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June 7, 1995

Pathology and Laboratory Medicine

Author Affiliations

University of North Carolina at Chapel Hill

JAMA. 1995;273(21):1707-1708. doi:10.1001/jama.1995.03520450077040

The field of pathology and laboratory medicine continues to advance in terms of instrumentation and automation to provide laboratory information for patient care as well as in the application of new scientific knowledge to patient care. We highlight selected examples from both types of advances.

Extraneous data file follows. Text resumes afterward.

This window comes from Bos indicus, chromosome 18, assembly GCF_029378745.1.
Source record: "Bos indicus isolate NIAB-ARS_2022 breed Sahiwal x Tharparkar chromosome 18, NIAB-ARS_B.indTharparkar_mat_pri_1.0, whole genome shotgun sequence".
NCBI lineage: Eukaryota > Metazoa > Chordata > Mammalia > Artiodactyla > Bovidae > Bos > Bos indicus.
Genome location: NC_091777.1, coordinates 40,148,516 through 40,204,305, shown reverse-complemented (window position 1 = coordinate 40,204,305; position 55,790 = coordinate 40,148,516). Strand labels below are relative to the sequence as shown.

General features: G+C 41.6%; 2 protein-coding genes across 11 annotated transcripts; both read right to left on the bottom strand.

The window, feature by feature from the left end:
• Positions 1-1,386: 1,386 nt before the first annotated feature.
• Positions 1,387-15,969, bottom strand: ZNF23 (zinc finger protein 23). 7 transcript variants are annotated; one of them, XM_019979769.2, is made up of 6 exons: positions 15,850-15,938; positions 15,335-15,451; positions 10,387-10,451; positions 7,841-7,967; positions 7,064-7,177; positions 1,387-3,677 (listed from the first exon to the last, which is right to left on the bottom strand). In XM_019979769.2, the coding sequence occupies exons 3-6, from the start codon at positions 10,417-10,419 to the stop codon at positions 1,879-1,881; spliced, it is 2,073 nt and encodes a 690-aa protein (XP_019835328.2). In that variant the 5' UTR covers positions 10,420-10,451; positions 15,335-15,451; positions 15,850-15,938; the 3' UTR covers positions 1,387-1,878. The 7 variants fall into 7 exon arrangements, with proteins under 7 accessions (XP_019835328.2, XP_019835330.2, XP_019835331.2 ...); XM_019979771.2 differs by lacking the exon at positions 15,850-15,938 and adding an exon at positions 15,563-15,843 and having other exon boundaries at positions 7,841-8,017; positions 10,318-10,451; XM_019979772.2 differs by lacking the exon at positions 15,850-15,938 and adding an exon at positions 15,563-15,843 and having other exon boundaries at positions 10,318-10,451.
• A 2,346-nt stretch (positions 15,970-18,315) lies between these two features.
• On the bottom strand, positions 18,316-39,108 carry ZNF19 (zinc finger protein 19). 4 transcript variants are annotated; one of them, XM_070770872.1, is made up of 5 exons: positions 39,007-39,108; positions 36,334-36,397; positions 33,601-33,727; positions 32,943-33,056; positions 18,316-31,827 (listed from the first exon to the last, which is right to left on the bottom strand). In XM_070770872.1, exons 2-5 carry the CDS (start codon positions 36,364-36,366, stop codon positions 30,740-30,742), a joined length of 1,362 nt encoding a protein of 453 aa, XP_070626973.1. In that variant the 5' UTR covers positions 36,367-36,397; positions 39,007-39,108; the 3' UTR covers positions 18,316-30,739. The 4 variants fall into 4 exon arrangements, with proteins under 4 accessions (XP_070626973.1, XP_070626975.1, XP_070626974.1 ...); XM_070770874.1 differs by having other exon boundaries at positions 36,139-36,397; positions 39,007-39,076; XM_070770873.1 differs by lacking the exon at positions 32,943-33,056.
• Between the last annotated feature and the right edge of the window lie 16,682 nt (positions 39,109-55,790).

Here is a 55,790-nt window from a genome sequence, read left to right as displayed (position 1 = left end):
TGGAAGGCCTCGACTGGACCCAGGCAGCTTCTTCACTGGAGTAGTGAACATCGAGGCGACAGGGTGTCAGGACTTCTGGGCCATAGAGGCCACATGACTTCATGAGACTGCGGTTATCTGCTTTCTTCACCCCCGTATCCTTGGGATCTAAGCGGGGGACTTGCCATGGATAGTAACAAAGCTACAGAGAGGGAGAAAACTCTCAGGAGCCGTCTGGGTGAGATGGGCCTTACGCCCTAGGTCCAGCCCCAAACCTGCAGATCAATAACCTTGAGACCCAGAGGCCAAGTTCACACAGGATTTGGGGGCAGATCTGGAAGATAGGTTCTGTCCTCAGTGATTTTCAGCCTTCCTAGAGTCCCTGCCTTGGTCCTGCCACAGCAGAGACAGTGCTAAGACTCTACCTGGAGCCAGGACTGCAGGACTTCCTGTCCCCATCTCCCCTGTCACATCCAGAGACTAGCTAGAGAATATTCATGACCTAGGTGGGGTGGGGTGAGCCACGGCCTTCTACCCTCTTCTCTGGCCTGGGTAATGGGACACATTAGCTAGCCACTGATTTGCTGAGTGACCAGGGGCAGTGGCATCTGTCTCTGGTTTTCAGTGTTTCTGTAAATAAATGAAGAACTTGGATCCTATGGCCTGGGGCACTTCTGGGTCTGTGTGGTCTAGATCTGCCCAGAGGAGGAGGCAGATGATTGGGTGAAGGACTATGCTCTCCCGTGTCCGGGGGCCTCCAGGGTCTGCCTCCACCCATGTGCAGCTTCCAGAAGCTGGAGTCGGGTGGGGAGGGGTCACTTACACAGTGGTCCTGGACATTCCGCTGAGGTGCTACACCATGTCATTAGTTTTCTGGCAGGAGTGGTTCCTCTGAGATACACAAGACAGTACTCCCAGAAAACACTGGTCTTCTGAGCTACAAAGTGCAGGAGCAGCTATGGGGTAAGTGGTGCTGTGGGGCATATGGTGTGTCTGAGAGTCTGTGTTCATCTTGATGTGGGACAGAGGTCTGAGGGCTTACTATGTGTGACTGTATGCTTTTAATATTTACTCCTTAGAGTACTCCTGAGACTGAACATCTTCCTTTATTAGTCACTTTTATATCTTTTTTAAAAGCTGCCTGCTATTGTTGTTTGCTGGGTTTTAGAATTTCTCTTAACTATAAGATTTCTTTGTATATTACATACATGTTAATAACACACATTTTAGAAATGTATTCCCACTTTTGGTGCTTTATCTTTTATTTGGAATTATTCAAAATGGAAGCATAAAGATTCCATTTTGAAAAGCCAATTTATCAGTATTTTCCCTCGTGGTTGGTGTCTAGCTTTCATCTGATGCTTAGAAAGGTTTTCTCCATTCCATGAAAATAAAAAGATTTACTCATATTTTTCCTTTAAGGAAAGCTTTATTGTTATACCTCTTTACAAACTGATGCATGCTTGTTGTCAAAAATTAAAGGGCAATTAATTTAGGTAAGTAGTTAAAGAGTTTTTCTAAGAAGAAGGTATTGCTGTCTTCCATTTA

Automation began to be widely used in the larger centralized laboratories in the 1960s and 1970s. Since that time, essentially all of the high-volume analytical procedures have been successfully automated, including clinical chemistry, hematology counts and differential counts, and, more recently, coagulation and much of microbiology. The postanalytical reporting of the data has been automated by use of computer systems on-line to the analytical instruments. The one area of the laboratory that has resisted successful automation until recently is the "front end" or preanalytical area, ie, specimen handling, including centrifugation (when necessary) and removal of plasma or serum samples for the various tests. Thanks to

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